The mammoth Trans-Atlantic Trade and Investment Partnership (TTIP) under secret negotiation between the United States and European Union is poised to slash the power of local governments to regulate toxins—from pesticides to fracking chemicals—the Center for International Environmental Law (CIEL) warned in a report released Tuesday.
Preempting the Public Interest: How TTIP Will Limit US States’ Public Health and Environmental Protections (pdf) is based on an analysis of the European Commission's proposed chapter on regulatory cooperation from the April 20 round of negotiations. The report follows other analyses of the text which conclude that the TTIP poses a threat to human rights, environmental protections, and democracy on both sides of the Atlantic.
Beyond the regulatory cooperation chapter, little else is known about the content of the closed-door negotiations over what is set to be the largest bilateral "trade" deal in history.
The chapter's contents, warns CIEL, highlight the direct threat the TTIP poses to public health and environmental protections on the U.S. state level. This is especially troublesome, the report argues, because federal regulations under the Toxic Substance Control Act have proven "egregiously ineffective"—and could be even further eroded, thanks to the influence of the chemical industry in Congress.
"The bottom line is if you're trying to make the U.S. compatible with an international standard, and you have minimal federal regulations on the U.S. side, and you have states that go beyond that, the provisions will be used to attack state chemical and pesticide regulations."
—Sharon Treat, report co-author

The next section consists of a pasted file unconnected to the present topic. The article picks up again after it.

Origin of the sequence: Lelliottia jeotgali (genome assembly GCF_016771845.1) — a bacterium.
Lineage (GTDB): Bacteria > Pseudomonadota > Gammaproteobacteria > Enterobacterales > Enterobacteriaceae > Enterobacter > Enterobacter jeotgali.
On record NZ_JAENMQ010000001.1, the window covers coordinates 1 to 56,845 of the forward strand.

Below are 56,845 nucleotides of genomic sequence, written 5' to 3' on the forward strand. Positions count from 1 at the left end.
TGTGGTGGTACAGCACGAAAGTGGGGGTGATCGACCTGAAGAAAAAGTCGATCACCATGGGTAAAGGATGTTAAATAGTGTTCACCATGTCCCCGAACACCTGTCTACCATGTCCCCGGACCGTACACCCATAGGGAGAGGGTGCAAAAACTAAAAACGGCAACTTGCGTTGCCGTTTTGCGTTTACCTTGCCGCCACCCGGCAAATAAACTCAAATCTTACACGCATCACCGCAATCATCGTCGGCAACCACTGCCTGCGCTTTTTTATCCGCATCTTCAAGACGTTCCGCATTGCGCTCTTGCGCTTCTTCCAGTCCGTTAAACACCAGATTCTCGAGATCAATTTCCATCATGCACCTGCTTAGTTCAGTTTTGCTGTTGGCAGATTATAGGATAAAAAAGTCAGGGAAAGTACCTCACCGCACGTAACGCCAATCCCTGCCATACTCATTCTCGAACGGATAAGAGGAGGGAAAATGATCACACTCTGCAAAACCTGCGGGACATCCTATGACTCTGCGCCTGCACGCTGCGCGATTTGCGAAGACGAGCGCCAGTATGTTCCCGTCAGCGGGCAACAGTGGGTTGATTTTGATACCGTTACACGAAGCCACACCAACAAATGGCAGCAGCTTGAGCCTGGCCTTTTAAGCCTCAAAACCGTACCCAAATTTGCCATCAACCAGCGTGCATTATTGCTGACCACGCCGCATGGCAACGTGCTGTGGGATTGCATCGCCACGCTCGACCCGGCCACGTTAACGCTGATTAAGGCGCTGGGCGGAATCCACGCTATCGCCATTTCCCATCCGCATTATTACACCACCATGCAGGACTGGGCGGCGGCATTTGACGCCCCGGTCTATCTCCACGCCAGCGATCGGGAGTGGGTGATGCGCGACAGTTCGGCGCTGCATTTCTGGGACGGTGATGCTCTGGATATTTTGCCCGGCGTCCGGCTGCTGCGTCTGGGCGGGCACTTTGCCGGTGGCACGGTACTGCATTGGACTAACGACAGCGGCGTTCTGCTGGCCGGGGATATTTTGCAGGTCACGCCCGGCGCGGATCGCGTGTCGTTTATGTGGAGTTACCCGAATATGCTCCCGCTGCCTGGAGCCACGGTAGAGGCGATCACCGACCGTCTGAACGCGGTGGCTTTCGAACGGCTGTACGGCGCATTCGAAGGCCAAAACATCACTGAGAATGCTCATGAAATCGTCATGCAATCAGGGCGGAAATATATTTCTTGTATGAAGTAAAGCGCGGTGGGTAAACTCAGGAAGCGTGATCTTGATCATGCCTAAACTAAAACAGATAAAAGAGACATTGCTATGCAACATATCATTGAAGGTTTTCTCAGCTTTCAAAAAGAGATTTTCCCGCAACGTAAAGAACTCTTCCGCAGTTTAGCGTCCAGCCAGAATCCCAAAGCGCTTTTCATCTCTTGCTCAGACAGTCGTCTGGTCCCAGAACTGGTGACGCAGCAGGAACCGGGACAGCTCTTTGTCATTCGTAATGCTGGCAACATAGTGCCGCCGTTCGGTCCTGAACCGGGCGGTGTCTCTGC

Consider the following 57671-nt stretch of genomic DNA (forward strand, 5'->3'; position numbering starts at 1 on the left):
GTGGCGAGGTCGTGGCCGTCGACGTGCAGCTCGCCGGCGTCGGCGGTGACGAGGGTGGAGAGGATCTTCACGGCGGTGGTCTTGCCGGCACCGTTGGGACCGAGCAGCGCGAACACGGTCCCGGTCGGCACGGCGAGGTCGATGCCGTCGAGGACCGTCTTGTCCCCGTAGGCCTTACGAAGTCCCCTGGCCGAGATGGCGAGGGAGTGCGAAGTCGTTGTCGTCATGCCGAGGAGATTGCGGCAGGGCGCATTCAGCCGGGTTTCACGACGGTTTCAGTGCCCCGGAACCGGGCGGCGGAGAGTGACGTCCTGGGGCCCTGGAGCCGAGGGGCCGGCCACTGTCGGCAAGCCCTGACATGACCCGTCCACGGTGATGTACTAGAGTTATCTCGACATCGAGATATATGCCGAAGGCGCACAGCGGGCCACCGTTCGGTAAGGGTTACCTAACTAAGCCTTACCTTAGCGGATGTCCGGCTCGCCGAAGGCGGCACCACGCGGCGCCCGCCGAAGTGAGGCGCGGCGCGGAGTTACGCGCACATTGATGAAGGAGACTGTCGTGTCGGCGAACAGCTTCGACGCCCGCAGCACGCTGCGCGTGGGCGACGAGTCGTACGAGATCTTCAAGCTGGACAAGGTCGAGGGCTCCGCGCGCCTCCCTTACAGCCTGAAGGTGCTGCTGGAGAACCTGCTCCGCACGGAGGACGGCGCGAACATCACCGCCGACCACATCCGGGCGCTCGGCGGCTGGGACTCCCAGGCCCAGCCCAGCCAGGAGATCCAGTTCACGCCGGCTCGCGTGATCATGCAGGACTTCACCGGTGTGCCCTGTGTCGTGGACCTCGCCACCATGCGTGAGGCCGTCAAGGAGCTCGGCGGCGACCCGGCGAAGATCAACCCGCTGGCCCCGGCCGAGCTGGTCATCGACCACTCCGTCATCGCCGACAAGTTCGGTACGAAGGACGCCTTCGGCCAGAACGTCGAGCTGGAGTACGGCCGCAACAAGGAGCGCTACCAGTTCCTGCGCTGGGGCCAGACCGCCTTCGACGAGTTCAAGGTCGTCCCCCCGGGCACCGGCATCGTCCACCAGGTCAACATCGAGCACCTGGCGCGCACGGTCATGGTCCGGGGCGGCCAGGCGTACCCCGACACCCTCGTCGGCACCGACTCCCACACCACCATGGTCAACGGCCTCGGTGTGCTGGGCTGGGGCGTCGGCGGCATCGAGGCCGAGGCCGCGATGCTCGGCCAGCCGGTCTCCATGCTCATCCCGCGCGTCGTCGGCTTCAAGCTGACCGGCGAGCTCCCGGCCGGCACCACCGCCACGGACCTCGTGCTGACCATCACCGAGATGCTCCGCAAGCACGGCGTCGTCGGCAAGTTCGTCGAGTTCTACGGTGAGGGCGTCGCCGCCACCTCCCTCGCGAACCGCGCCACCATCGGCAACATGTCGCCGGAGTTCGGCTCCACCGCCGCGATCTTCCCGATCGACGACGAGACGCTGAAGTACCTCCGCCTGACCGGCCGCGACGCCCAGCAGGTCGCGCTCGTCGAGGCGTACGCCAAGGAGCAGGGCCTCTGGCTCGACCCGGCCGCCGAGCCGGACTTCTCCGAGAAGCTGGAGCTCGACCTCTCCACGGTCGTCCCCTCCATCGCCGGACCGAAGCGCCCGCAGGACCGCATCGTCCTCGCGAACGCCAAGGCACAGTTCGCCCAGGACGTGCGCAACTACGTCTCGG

In contrast, some state governments have taken the lead in responding to the dangers posed by fracking chemicals, pesticides, and hazardous products by adopting "more than 250 laws and regulations protecting humans and the environment from exposure to toxic chemicals," the report says.
However, so-called "harmonization provisions" in the EU's proposal could force states to conform to the lowest common denominator—in this case weaker federal guidelines. As Sharon Treat, attorney, co-author of the report and former Maine state legislator, explained to Common Dreams, "The bottom line is if you're trying to make the U.S. compatible with an international standard, and you have minimal federal regulations on the U.S. side, and you have states that go beyond that, the provisions will be used to attack state chemical and pesticide regulations."
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What's more, the report asserts, the proposed chapter calls for an imposition of "multiple procedural mandates—from an early warning system to regulatory exchanges to the trade and cost-benefit impact assessments—that will lead to a regulatory chill caused by delay, increased costs for government, fear of legal challenges, and heightened industry influence and conflicts of interest."
Beyond their demobilizing effect, such requirements could also expand the power of private interests in corporate tribunals, known as the investor-state dispute settlement (ISDS) systems.
"If you are requiring state and federal governments to do more studies to review whether a regulation could be done in a way that is less of an imposition on trade or big business, then you could bolster the case of the ISDS systems to block regulations," explained Treat. "That would be tipping the scales even further in favor of international corporations running roughshod over regulations and procedures to protect public health and the environment.
Given the continued secrecy of the talks, it is not known how the U.S. responded to the proposed chapter, but the researchers at CIEL say the EU's language alone is cause for alarm. CIEL warns that the "largest chemical and manufacturing corporations on both sides of the Atlantic" are playing a role in pressing the TTIP's regulatory agenda—and that the U.S. is likely pressing for a similar race to the bottom for EU member states.
Meanwhile, the Obama administration is negotiating the TTIP alongside two other secret trade deals: the Trans-Pacific Partnership and the Trade in Services Agreement. All three have come under stiff opposition from social movements and civil societies across the globe concerned that they will bolster corporate power at the expense of people and the planet. Some observers argue that these deals could collapse, in part due to their unpopularity and internal contradictions.